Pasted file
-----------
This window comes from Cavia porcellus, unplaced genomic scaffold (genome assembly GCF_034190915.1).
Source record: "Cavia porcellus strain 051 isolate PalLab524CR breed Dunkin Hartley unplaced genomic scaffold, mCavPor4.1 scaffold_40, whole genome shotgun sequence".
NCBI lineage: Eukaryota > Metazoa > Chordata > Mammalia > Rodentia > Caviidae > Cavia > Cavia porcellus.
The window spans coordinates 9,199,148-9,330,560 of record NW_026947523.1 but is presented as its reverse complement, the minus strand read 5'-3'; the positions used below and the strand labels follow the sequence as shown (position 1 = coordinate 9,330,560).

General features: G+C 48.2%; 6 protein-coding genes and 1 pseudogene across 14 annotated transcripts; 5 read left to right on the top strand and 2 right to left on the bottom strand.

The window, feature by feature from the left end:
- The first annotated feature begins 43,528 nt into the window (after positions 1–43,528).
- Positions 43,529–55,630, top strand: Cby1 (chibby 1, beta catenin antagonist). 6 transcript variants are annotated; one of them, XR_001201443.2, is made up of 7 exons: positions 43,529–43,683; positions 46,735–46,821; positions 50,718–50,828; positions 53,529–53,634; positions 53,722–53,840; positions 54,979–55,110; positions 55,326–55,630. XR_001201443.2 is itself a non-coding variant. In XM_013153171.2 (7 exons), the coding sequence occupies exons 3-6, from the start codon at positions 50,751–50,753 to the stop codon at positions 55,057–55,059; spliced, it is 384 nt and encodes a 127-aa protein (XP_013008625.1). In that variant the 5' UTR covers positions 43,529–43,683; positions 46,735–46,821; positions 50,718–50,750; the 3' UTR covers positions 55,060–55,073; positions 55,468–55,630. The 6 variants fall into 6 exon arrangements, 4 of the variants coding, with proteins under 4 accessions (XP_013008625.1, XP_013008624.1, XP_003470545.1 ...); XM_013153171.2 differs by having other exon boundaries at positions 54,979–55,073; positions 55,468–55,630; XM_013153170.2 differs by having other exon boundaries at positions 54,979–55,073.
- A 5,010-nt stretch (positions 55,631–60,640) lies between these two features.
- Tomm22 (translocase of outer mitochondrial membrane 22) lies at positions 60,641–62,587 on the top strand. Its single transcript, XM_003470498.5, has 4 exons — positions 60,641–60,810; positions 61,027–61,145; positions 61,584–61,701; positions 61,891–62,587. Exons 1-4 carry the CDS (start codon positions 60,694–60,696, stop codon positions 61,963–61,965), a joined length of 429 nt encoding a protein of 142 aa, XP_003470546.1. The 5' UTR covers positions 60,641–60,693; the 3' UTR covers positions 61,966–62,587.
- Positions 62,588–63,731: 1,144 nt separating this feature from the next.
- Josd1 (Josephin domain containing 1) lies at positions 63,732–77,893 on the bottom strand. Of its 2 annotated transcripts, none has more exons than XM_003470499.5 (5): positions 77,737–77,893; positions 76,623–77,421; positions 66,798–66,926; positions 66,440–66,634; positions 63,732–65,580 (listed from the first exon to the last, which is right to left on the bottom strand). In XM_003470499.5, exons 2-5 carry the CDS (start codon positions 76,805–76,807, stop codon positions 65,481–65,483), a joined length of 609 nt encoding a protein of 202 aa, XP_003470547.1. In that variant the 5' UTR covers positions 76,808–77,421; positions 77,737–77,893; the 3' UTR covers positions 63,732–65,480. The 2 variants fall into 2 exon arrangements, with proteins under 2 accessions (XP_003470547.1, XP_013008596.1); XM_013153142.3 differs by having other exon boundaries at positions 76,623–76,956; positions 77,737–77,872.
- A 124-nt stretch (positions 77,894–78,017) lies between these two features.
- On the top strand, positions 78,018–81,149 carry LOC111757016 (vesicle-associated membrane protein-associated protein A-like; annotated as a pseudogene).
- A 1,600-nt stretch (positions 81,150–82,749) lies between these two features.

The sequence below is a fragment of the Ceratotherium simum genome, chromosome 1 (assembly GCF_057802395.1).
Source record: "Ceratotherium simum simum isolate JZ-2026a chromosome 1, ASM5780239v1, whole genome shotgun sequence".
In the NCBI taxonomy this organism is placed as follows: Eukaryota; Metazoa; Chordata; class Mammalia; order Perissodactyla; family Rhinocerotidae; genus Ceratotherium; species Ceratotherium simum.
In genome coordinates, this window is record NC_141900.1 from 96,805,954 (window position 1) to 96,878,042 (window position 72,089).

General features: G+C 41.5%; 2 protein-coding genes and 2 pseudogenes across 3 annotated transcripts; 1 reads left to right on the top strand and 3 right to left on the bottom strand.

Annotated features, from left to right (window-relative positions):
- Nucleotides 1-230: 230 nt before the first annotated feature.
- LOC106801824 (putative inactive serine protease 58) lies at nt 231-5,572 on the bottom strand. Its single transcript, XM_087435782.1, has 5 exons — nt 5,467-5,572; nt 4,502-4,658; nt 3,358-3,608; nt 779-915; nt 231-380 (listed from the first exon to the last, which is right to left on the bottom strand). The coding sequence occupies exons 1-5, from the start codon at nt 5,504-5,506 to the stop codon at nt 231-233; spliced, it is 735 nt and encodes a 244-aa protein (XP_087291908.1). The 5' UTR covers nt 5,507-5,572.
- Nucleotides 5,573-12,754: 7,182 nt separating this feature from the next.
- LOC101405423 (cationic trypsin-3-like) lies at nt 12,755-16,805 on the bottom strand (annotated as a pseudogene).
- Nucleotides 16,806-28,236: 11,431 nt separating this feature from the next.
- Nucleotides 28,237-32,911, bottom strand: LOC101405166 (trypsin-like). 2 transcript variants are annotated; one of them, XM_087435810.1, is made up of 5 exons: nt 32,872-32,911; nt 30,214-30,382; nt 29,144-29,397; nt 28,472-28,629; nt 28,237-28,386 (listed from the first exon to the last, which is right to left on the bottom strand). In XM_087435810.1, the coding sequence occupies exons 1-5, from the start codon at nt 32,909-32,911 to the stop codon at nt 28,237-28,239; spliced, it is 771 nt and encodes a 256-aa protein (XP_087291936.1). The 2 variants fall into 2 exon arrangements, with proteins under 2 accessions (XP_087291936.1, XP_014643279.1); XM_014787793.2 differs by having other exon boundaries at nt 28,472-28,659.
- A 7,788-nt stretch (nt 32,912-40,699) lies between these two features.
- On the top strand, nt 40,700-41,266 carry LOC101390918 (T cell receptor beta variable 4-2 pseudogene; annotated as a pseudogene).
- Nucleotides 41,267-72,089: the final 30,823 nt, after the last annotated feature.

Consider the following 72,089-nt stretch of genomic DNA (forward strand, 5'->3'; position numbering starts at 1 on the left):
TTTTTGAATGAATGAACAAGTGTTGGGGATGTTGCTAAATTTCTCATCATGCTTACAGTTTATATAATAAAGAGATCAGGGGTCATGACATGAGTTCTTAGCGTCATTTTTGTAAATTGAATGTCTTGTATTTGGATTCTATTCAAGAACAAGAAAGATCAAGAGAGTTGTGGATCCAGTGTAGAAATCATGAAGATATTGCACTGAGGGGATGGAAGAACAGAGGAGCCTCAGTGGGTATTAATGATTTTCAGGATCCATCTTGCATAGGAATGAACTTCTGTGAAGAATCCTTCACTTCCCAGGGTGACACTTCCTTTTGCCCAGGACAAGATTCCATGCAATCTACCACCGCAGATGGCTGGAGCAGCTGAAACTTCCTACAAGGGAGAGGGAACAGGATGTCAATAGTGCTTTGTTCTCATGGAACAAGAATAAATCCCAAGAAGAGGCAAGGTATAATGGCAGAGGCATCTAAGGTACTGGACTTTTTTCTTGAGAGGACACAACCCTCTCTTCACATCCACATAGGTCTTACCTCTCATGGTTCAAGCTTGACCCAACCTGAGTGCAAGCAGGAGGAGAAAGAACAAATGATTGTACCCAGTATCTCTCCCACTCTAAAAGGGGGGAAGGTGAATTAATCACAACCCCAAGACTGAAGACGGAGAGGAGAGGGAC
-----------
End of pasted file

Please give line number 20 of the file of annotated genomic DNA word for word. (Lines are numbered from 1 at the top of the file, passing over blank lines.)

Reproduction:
General features: G+C 41.5%; 2 protein-coding genes and 2 pseudogenes across 3 annotated transcripts; 1 reads left to right on the top strand and 3 right to left on the bottom strand.